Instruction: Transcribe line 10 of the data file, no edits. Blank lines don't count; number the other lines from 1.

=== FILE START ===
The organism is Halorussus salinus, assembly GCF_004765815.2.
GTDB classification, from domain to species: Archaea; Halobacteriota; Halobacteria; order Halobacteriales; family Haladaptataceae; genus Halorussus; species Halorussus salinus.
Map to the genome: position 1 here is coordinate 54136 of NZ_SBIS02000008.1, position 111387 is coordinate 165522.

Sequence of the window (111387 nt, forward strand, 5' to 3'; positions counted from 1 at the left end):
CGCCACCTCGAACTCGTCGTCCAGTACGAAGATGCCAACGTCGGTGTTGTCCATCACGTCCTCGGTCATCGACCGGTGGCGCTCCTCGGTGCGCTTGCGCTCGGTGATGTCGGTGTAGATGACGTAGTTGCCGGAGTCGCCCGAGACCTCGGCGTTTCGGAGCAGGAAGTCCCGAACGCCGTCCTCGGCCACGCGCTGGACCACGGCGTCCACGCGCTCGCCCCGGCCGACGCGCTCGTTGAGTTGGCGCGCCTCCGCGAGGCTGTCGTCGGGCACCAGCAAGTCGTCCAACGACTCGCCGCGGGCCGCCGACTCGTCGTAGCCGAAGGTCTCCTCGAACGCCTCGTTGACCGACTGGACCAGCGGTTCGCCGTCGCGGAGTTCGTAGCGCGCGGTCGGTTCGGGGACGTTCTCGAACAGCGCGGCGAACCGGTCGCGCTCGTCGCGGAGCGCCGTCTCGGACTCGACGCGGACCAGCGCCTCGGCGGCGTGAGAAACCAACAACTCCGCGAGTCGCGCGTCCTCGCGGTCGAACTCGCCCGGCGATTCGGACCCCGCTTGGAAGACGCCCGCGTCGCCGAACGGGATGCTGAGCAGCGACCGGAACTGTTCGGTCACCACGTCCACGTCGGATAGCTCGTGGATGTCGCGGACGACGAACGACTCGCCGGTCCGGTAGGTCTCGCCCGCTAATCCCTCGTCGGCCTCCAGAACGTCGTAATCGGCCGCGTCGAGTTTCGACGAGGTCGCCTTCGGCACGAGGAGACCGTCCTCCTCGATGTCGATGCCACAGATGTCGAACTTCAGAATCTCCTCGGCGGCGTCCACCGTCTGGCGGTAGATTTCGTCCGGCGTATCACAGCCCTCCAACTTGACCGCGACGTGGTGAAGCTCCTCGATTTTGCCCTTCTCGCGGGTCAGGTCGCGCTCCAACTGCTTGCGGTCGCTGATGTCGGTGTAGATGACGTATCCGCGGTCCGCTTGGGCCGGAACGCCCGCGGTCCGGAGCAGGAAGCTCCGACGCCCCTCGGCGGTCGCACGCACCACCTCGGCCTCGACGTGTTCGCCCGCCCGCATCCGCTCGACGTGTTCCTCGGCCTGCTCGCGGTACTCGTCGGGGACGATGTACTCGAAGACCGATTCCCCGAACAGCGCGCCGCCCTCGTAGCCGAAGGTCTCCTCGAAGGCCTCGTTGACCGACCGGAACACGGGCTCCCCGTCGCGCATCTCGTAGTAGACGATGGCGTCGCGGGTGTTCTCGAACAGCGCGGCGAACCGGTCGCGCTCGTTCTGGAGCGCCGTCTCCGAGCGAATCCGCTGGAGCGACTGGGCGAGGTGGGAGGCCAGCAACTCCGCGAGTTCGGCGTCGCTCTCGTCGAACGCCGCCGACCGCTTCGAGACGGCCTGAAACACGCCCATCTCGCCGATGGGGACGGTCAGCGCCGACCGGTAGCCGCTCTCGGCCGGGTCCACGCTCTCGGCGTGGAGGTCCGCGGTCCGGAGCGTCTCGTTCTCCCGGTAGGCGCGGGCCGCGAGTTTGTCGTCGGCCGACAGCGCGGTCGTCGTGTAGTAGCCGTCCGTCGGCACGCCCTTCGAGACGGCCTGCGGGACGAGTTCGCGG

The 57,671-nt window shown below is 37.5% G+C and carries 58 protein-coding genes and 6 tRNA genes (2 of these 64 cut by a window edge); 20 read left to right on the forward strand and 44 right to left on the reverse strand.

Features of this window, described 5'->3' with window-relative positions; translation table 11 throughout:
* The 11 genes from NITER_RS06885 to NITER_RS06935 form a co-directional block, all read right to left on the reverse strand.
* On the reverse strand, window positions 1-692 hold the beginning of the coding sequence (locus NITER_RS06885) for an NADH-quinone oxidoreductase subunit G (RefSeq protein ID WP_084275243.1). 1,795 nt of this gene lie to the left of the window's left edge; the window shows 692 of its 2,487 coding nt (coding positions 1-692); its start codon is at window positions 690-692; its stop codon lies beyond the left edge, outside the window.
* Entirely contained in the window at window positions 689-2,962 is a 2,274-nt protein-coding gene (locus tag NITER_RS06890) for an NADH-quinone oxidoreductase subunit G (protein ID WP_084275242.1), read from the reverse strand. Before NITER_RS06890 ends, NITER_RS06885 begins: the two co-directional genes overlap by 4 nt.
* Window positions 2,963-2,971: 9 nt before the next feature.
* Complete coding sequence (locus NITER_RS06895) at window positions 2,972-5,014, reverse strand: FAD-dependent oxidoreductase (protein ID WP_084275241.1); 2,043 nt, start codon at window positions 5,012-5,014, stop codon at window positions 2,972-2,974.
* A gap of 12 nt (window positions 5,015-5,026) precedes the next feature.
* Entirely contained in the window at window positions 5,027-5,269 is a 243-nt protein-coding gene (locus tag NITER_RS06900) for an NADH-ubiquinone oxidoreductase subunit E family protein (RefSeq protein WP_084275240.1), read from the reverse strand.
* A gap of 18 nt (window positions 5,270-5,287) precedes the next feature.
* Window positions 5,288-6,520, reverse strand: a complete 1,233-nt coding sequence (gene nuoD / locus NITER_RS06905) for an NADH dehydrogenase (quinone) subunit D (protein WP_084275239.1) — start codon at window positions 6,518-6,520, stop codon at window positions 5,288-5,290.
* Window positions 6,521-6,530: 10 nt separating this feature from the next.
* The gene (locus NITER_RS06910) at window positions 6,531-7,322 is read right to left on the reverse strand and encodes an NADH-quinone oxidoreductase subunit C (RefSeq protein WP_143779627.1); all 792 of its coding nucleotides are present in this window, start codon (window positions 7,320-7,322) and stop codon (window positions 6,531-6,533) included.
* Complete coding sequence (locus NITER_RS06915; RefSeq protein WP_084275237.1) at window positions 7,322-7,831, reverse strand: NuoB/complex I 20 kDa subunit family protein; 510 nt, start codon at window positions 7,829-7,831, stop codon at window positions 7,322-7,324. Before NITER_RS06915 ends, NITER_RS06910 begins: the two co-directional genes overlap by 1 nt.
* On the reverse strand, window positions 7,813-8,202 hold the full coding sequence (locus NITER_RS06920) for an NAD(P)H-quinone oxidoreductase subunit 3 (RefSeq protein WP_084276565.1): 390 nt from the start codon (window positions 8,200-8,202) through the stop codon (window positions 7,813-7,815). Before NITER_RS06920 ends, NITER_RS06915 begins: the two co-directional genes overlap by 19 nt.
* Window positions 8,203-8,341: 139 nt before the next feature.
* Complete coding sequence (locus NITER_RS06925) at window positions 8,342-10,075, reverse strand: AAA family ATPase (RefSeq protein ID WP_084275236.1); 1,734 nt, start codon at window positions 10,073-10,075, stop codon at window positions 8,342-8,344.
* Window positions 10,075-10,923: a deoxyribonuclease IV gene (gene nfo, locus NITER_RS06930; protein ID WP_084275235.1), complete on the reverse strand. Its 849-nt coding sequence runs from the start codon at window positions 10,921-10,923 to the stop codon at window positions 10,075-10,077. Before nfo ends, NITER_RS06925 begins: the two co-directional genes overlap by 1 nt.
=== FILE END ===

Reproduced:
* Entirely contained in the window at window positions 689-2,962 is a 2,274-nt protein-coding gene (locus tag NITER_RS06890) for an NADH-quinone oxidoreductase subunit G (protein ID WP_084275242.1), read from the reverse strand. Before NITER_RS06890 ends, NITER_RS06885 begins: the two co-directional genes overlap by 4 nt.